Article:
Induction of embryo suspensor masses (ESMs) has been reported from immature embryos, mature embryos, hypocotyls, cotyledons, and explants of somatic and zygotic seedlings of Norway spruce (Picea abies).4 Recently, ESM induction has also been reported from explants of 10-20 year old trees of Pinus radiata,5 Pinus pinaster and Picea abies.4 At Weyerhaeuser, we have initiated ESM from immature embryos (pre-dome and dome stages before development of cotyledons) of Douglas fir (Pseudotsuga menziesii) and loblolly pine (Pinus taeda). ESM cultures were initiated onto solid medium with auxin and cytokinin, details of which have been published earlier.6 There is no callus stage in ESM induction from immature embryos. ESM form directly from heads of early stage embryos through cleavage polyembryony. Cleavage polyembryony is natural in several conifer species, and multiple embryos develop inside the megagametophyte through this process. Cleavage polyembryony continues in vitro in the presence of auxin and cytokinin in the medium.
After initiation, ESM cultures are transferred to maintenance medium for continuation of true-to-conifer type cleavage poly-embryony under lower concentrations of auxin and cytokinin.6 At this time, osmolality is increased from 90-100 to 190-200 mM/ kg, with 5 g/l myo-inositol and 30 g/l maltose (compared with 0.1 g/l myo-inositol and 15 g/l sucrose in the initiation medium). We have found that the type of sugar is very important for subsequent embryo development on plates. Early stage embryos were able to fully mature only when grown in the maltose maintenance medium.7 Without increased osmolal-ity treatment, which leads to larger embryonal heads of early stage embryos, many genotypes of Douglas fir and loblolly pine did not develop good quality cotyledonary embryos.8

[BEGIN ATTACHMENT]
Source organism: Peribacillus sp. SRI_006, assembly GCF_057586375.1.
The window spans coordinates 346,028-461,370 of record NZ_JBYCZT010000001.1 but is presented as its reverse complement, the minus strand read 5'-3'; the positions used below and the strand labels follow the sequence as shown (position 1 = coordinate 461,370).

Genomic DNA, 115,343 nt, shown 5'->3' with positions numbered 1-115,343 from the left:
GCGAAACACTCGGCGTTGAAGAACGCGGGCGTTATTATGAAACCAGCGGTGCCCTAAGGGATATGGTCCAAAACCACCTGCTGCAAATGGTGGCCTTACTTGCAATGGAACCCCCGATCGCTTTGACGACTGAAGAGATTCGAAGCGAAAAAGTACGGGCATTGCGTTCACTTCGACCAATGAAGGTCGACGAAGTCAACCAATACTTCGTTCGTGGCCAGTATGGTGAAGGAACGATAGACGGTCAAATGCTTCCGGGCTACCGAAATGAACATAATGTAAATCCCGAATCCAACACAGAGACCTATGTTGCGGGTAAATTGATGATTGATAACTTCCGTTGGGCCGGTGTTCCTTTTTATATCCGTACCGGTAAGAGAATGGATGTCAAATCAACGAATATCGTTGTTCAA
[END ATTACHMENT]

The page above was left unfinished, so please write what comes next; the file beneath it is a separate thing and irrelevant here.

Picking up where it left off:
ESM multiplication is faster in liquid than gelled medium. We have established ESM cultures of Douglas fir and loblolly pine in liquid suspension in 1 liter Erlenmeyer flasks and maintained them by weekly subculture. Each flask contains over 10,000 early stage embryos which may double or triple in number weekly.
Was this article helpful?